The South garden was comleted during the rule of the third daimyo, who lived in the garden villa rather than the nearby castle. The garden was used as a villa for eleven successive Matsudaira family lords, ending with the Meiji Restoration of 1868 when the feudal system of government was replaced by a western style democracy. In 1872, the garden was transferred to Takamatsu Prefecture (Kagawa Prefecture), and after four years it was opened to the public. That time the name changed from Ritsurino to Ritsurin Koen.

Thus, the development of the Ritsurin Koen lasted almost one hundred years.

Garden Style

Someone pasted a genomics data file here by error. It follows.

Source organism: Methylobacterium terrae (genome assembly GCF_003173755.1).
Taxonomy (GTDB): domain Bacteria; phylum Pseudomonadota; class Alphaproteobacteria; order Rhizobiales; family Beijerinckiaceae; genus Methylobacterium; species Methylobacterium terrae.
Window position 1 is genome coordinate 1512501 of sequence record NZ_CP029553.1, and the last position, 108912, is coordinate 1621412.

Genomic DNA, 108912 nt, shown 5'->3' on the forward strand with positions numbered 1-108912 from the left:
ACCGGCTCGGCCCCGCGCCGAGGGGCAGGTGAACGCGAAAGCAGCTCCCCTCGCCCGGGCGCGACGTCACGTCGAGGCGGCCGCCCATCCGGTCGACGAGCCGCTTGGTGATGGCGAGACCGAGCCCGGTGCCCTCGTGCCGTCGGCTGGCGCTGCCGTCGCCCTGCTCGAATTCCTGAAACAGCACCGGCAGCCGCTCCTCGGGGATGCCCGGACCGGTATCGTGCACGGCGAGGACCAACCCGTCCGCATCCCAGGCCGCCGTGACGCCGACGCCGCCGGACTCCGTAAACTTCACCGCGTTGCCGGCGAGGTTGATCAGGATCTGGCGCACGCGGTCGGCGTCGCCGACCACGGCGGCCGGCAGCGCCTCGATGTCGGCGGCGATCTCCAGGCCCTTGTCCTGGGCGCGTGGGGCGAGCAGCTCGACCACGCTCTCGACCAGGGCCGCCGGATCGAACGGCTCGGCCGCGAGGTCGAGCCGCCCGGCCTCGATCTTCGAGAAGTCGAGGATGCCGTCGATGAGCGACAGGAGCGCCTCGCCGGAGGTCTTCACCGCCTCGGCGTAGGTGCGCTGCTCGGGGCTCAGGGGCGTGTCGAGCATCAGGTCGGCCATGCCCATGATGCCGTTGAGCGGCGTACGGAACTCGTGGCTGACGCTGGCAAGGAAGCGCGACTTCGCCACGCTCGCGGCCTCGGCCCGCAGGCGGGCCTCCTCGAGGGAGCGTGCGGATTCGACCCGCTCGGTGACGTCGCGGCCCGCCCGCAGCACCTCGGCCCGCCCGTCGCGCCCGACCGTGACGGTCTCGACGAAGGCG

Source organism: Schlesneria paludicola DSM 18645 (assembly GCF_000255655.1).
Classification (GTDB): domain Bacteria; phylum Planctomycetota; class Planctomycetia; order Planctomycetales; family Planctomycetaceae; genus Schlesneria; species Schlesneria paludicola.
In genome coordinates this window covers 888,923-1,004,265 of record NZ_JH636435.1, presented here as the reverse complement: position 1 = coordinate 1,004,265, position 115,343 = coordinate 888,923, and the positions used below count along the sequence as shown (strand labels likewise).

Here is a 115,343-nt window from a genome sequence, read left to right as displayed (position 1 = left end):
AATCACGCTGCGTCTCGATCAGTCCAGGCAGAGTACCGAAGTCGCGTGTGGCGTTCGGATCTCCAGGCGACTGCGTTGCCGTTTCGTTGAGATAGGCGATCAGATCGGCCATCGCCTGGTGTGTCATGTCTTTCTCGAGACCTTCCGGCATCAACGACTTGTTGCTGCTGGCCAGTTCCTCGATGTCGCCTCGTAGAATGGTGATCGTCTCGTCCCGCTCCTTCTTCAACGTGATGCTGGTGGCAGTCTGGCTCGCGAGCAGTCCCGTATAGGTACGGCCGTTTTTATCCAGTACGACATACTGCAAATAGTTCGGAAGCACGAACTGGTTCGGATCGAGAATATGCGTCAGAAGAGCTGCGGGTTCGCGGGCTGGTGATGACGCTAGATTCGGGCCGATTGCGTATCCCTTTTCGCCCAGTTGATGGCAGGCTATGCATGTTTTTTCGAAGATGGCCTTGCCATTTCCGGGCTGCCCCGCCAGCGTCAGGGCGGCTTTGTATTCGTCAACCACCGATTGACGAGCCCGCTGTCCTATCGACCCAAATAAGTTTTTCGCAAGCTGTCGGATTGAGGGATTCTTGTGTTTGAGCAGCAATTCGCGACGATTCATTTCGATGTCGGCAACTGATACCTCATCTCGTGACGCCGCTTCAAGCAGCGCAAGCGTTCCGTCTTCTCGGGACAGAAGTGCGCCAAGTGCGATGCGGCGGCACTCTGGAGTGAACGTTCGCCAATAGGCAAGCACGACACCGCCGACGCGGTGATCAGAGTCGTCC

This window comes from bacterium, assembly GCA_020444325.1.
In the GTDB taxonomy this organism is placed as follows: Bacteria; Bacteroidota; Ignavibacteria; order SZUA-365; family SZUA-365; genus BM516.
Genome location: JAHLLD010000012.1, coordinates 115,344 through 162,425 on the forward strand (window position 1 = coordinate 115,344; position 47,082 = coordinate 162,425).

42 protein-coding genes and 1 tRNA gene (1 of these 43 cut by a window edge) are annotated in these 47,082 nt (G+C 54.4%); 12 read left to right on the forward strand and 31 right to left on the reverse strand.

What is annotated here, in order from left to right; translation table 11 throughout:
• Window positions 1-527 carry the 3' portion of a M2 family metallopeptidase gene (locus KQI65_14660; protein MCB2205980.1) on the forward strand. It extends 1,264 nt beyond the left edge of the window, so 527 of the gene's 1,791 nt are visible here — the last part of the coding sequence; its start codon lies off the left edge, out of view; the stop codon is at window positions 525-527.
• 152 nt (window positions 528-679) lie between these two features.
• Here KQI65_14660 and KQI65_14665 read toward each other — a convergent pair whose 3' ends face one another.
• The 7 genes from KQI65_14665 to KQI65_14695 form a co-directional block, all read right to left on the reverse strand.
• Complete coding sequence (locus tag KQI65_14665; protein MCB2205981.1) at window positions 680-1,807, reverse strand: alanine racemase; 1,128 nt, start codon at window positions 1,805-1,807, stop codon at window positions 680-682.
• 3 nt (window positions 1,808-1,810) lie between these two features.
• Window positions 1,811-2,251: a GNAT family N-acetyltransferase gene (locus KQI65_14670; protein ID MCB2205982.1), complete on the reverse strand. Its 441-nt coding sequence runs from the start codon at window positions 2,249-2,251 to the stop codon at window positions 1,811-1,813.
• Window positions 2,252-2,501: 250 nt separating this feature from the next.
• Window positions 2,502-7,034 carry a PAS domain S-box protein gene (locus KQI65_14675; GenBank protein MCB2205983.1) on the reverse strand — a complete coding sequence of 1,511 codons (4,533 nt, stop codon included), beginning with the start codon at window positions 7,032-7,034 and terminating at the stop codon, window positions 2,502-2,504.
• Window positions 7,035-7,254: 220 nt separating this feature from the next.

Ritsurin Koen in Takamatsu City on the island of Shikoku is one of the best examples of a large daimyo stroll garden, or kaiyushiki (excursion garden). This style appeared because of the political situation at that time. To maintain peaceful rule the Tokugawa shoguns adopted a policy of isolationism towards the outside world. At that time was passed the Sankin kotai, law of alternate attendance. According to this law the feudal lords were obliged to spend one half of the year in the capital, Edo (Tokyo), and then leave for the remaining six months of their estates, leaving the family hostage. The rest six months they could stay in their own domains. But for this time daimyo had to leave their families in Edo as hostages in the event of political intrigue. This system weakened the daimyo nobles both politically and financially. Twice in the year they had to travel to and from Edo. Besides, a lot of money were spent on maintenance of one or several additional residences in the capital. The daimyo just had no time and resources for revolts or intrigues.